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Note: The following museum information is from 1997. Please call to check to see if it is open, and to verify other details before going there.
Dorothea Dix Library & Museum
Harrisburg State Hospital
Cameron and McClay Streets
Harrisburg, PA 17105-1300
Open by appointment only
The Dorothea Dix Museum and Library was built in 1853 in order to enrich the education, entertainment, and general well-being of the hospital's patients. The Harrisburg State Hospital, formerly the Pennsylvania State Lunatic Hospital, was the first public mental health institution in Pennsylvania. The current Museum is housed in the original Reading Room for Women and displays many artifacts, objects, and photographs which document the history of mental health in Pennsylvania, as well as, the early days of the Harrisburg Hospital. Dorothea Dix was instrumental in raising funds for the Reading Room building. During the Civil War, the Hospital provided food and medical supplies to the soldiers stationed at Camp Curtin, six blocks away.
"Founded 147 years ago as the Pennsylvania State Lunatic Hospital by Dorothea Dix, a New England schoolteacher-writer-philanthropist who was also largely responsible for the early support of the hospital, its name was changed to the Harrisburg State Hospital in 1921, reflecting then-changing attitudes toward the treatment of the mentally ill. Although it is still a fully-operational mental facility with inpatient and outpatient programs covering a wide variety of illnesses and treatments, there were several buildings on the "campus" which were empty and not being used by the facility_perfect accommodations for the film company's production offices, transportation base camp and screening room (in what use to be the hospital chapel). In the case of Building 22, there was a unique opportunity to create the entire South Bell ward of Claymoore Hospital.
Production designer Richard Hoover (a 1999 Tony Award winner for "Not About Nightingales") and his staff of art directors, designers, set dressers and construction crews renovated 75 percent of Building 22. They created an entire ward of bedrooms, nurses' stations, a living room, a television room and several medical rooms out of the architectural shell of the building. Inside, they dressed and decorated the ward with everything circa late 1960s: light fixtures, furniture, even the color of paints used on the walls and ceilings.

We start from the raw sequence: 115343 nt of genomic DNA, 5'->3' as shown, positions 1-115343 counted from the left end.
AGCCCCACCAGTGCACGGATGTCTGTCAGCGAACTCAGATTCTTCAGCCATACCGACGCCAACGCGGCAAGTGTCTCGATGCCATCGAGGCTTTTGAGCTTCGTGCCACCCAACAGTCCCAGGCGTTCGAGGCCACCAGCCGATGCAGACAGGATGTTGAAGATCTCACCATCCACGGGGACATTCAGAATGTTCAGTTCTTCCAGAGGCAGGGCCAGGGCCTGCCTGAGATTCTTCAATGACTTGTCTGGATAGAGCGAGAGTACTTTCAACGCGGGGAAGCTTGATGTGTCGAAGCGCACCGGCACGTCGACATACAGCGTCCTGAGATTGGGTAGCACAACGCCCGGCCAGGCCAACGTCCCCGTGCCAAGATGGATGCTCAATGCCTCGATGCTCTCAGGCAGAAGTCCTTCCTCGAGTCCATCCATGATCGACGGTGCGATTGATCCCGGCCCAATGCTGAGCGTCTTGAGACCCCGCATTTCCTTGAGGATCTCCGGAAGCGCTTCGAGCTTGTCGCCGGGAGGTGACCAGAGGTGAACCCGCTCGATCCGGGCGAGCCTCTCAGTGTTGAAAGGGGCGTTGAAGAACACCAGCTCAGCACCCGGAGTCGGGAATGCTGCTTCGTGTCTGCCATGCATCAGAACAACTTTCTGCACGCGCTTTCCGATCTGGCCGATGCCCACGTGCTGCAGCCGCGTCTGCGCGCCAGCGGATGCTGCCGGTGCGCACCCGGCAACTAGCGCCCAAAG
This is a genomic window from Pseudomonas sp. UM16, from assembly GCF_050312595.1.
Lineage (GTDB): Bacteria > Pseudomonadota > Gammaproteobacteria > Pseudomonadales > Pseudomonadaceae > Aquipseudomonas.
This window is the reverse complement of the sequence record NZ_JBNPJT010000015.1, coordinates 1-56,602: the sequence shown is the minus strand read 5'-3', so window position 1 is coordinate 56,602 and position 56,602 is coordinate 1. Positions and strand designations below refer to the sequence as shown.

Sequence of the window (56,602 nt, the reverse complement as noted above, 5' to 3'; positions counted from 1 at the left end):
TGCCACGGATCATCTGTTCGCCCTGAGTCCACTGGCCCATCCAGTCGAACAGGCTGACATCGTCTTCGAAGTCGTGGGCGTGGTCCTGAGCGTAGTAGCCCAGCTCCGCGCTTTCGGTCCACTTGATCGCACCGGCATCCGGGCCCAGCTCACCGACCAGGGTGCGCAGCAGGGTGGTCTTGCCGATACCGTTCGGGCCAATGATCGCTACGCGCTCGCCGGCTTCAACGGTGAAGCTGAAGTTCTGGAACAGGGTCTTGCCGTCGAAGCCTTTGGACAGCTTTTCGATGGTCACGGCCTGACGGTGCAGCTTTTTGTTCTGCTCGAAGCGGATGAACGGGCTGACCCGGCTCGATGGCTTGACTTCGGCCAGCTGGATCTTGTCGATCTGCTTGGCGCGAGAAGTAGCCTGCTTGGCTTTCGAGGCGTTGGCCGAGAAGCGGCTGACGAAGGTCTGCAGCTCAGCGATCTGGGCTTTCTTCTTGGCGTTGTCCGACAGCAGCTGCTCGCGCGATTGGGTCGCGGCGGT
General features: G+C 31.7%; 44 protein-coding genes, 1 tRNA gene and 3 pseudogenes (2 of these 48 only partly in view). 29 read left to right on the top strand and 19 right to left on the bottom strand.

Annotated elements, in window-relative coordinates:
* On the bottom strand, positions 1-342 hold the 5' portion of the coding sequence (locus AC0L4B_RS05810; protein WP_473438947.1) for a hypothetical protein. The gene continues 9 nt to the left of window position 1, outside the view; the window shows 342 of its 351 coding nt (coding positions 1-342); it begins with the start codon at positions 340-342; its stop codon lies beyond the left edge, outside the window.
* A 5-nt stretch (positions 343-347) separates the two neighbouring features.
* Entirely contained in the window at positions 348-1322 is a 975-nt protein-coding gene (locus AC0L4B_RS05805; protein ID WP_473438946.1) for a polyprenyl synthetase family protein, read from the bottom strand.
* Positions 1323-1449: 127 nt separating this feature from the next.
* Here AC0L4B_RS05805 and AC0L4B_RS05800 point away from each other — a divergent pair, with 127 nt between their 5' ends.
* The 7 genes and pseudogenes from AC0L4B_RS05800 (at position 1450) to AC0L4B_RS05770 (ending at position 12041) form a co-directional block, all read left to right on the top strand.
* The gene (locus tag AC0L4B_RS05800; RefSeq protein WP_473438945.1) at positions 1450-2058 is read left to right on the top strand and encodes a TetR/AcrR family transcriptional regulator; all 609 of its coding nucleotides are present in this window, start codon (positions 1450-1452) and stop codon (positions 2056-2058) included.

The production design team also "decorated" many other areas of the State Hospital campus, including offices in the administration building and several hundred yards of the miles of underground tunnels that snake their way underneath the campus. Additionally, the design team landscaped much of the hospital grounds, according to the seasonal changes dictated within the script.
"The Harrisburg State Hospital is known as `The City on the Hill,'" says Konrad. "For our time there, we lovingly referred to it as our `backlot on the Hill.' It became a revolving sound stage for us, where we were able to build the sets to our specifications and use them as weather cover when necessary. We had incredible freedom in filming on the grounds. The landscape and brick architecture mirrored the backdrop of the story better than we could have ever imagined. It was a tremendous asset to the making of this film."